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Non-hygienic environments may offer protection from asthma

Harold Mandel's picture

Researchers say that exposure to microbes may offer protection against asthma.


Asthma can be a life threatening condition which causes problems breathing, wheezing, cough and chest pain. Clearly prevention of this condition is desirable. Scientists believe that being exposed to microbes in the environment may actually protect people from asthma.

Exposure to microbes offers protection against asthma

The University of Liège reports that exposure to microbes offers protection against asthma. Novel treatments for asthma with cell therapy has been proposed.

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Asthma has been becoming a more serious problem than ever before. The incidence of this illness has been steadily increasing, particularly in developed nations. Excessive hygiene in the environment has been cited as one of the reasons for the increased incidence of asthma.

Environments which are too hygienic predispose to asthma

It has been shown that exposure to environments which are considered not to be hygienic and which are full of microbes creates a protective situation against the development of allergies, including asthma. It has also been observed that environments which are too hygienic predispose to asthma, but the reasons for this are not clear.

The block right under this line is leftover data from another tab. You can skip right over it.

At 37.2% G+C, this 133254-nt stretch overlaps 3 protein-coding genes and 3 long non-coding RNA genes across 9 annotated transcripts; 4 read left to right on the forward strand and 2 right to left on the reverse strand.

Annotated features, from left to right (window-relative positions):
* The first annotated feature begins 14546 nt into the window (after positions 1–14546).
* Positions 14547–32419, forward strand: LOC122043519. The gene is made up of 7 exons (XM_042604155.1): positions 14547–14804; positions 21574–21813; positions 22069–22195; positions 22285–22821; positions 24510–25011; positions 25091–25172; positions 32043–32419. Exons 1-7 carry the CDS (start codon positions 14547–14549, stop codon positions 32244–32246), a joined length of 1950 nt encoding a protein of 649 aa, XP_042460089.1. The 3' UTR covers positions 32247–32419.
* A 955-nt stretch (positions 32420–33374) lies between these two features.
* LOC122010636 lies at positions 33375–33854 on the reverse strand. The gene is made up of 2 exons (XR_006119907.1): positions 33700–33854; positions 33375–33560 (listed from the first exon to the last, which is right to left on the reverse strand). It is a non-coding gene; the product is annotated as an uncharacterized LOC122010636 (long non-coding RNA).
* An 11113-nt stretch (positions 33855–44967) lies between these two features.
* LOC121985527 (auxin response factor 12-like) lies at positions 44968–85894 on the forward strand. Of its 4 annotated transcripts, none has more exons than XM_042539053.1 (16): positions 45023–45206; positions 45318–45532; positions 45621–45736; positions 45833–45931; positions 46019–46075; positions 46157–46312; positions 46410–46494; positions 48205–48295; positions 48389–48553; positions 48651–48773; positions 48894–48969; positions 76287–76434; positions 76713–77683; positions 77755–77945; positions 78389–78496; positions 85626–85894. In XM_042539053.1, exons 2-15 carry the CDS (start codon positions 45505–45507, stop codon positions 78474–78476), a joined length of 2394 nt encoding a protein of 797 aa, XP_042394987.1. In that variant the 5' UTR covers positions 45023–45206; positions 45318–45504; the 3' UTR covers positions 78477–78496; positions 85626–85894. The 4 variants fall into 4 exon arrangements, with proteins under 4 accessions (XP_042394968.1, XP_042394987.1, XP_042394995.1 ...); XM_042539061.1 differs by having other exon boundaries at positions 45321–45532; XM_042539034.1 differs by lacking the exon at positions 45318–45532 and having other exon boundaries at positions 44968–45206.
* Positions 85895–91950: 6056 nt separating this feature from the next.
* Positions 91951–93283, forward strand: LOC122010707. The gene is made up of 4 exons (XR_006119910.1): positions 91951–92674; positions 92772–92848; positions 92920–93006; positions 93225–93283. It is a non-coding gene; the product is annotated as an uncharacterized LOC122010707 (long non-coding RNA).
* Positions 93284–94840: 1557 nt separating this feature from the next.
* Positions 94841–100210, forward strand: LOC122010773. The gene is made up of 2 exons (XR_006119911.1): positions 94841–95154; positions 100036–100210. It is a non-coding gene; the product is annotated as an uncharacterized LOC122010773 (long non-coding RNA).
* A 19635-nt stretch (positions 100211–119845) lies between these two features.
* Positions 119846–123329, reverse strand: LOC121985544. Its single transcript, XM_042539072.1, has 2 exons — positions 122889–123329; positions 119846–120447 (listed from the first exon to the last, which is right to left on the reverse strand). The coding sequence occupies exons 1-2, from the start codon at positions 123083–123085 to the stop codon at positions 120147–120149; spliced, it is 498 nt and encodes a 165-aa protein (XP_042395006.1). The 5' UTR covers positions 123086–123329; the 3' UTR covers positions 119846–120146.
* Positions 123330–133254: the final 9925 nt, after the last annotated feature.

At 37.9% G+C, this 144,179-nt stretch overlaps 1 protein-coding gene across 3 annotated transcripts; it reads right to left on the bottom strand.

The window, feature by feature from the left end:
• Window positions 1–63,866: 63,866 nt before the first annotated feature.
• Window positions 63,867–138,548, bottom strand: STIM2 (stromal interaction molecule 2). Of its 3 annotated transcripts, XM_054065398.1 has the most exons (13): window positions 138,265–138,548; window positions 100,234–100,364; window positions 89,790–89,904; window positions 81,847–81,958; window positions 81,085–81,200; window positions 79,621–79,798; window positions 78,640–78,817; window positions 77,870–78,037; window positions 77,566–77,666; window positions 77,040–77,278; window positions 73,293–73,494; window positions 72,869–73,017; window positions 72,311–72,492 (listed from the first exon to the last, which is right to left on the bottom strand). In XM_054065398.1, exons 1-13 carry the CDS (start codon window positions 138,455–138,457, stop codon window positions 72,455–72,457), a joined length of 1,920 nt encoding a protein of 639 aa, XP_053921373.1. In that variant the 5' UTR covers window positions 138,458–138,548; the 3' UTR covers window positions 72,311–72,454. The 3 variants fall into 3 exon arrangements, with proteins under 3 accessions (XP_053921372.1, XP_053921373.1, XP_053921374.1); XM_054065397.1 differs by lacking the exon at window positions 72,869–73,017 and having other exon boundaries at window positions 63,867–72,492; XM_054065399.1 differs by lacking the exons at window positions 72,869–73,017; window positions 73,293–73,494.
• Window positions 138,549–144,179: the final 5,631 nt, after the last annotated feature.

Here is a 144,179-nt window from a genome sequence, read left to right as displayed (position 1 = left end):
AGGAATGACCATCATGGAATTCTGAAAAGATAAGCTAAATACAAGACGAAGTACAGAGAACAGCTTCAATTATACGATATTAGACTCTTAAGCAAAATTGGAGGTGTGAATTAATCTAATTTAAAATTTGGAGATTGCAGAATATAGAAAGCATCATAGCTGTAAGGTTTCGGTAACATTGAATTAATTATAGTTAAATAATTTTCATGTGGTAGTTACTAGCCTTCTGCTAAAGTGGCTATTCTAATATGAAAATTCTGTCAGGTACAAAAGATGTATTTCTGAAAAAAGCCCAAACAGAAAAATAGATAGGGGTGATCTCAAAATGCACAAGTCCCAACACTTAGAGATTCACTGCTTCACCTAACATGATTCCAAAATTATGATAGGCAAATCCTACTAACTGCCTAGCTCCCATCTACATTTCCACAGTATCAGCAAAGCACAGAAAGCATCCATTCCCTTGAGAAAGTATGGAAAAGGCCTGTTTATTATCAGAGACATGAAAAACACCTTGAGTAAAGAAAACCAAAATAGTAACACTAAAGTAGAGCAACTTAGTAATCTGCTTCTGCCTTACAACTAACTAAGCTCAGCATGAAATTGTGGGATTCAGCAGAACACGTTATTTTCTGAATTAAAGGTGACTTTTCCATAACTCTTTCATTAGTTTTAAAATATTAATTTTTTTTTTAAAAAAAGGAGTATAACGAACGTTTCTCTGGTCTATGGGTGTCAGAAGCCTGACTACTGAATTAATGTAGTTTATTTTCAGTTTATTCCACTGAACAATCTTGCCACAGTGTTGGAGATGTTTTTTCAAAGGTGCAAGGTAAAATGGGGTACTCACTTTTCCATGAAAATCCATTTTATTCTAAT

There is failure of our immune system to function well as it responds on an exaggerated way to harmful allergens in the environment seen with allergic reactions such as asthma. Pollens and mites are among these harmful allergens.

Researchers at the University of Liège have published an article in Immunity which says exposure to bacterial DNA, which is one of the microbial compounds, makes pulmonary macrophages extremely immunosuppressive. In mice this prevents asthma. This finding offers hope for the development of a cell therapy which is based on the administration of these regulatory macrophages to patients who are suffering from asthma.
What this means is an environment which is not hygienic and which is rich in bacterial DNA may help to develop protection against asthma. Professor Fabrice Bureau says it appears it may be possible to create suppressive macrophages from blood monocytes of patients suffering from asthma. These cells could have therapeutic potential.

It is of keen interest that living in an environment which is rich in microbes decreases the risk of asthma. This finding challenges assumptions that keeping our environment immaculately clean is best for our health. Therefore a little less obsessive compulsive behavior dealing with cleanliness and more of a zest for life in our natural environment may be best for everyone.